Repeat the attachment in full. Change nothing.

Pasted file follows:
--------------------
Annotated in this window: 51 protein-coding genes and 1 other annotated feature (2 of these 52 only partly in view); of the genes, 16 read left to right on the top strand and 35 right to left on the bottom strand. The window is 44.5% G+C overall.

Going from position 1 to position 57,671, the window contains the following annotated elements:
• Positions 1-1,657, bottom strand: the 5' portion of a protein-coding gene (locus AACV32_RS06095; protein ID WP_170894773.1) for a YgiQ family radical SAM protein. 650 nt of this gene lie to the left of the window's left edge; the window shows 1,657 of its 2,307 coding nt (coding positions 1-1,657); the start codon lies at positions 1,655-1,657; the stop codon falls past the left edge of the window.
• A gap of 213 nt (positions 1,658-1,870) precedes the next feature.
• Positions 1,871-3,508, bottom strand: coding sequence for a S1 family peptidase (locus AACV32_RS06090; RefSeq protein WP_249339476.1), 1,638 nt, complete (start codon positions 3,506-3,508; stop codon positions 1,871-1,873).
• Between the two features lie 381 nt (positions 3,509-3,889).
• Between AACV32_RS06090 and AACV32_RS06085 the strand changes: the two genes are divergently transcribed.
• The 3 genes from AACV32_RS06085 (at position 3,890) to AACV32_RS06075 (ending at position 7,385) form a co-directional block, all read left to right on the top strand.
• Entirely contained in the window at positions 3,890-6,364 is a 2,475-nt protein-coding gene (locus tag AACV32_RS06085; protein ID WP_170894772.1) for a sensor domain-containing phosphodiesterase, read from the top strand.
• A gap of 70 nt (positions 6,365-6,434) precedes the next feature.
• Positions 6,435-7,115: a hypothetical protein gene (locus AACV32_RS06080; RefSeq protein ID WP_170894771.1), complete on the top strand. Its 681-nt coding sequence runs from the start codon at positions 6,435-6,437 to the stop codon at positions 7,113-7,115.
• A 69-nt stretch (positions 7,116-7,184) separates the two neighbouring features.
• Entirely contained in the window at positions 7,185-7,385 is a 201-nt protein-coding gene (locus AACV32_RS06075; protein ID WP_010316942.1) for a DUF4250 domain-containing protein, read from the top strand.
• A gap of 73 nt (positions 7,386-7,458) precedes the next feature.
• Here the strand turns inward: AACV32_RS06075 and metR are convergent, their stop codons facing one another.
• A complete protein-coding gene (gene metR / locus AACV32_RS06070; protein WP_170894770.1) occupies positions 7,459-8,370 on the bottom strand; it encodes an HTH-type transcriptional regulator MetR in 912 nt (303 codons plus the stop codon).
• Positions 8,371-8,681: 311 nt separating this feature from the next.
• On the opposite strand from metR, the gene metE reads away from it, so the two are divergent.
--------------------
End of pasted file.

Annotated in this window: 51 protein-coding genes and 1 other annotated feature (2 of these 52 only partly in view); of the genes, 16 read left to right on the top strand and 35 right to left on the bottom strand. The window is 44.5% G+C overall.

Going from position 1 to position 57,671, the window contains the following annotated elements:
• Positions 1-1,657, bottom strand: the 5' portion of a protein-coding gene (locus AACV32_RS06095; protein ID WP_170894773.1) for a YgiQ family radical SAM protein. 650 nt of this gene lie to the left of the window's left edge; the window shows 1,657 of its 2,307 coding nt (coding positions 1-1,657); the start codon lies at positions 1,655-1,657; the stop codon falls past the left edge of the window.
• A gap of 213 nt (positions 1,658-1,870) precedes the next feature.
• Positions 1,871-3,508, bottom strand: coding sequence for a S1 family peptidase (locus AACV32_RS06090; RefSeq protein WP_249339476.1), 1,638 nt, complete (start codon positions 3,506-3,508; stop codon positions 1,871-1,873).
• Between the two features lie 381 nt (positions 3,509-3,889).
• Between AACV32_RS06090 and AACV32_RS06085 the strand changes: the two genes are divergently transcribed.
• The 3 genes from AACV32_RS06085 (at position 3,890) to AACV32_RS06075 (ending at position 7,385) form a co-directional block, all read left to right on the top strand.
• Entirely contained in the window at positions 3,890-6,364 is a 2,475-nt protein-coding gene (locus tag AACV32_RS06085; protein ID WP_170894772.1) for a sensor domain-containing phosphodiesterase, read from the top strand.
• A gap of 70 nt (positions 6,365-6,434) precedes the next feature.
• Positions 6,435-7,115: a hypothetical protein gene (locus AACV32_RS06080; RefSeq protein ID WP_170894771.1), complete on the top strand. Its 681-nt coding sequence runs from the start codon at positions 6,435-6,437 to the stop codon at positions 7,113-7,115.
• A 69-nt stretch (positions 7,116-7,184) separates the two neighbouring features.
• Entirely contained in the window at positions 7,185-7,385 is a 201-nt protein-coding gene (locus AACV32_RS06075; protein ID WP_010316942.1) for a DUF4250 domain-containing protein, read from the top strand.
• A gap of 73 nt (positions 7,386-7,458) precedes the next feature.
• Here the strand turns inward: AACV32_RS06075 and metR are convergent, their stop codons facing one another.
• A complete protein-coding gene (gene metR / locus AACV32_RS06070; protein WP_170894770.1) occupies positions 7,459-8,370 on the bottom strand; it encodes an HTH-type transcriptional regulator MetR in 912 nt (303 codons plus the stop codon).
• Positions 8,371-8,681: 311 nt separating this feature from the next.
• On the opposite strand from metR, the gene metE reads away from it, so the two are divergent.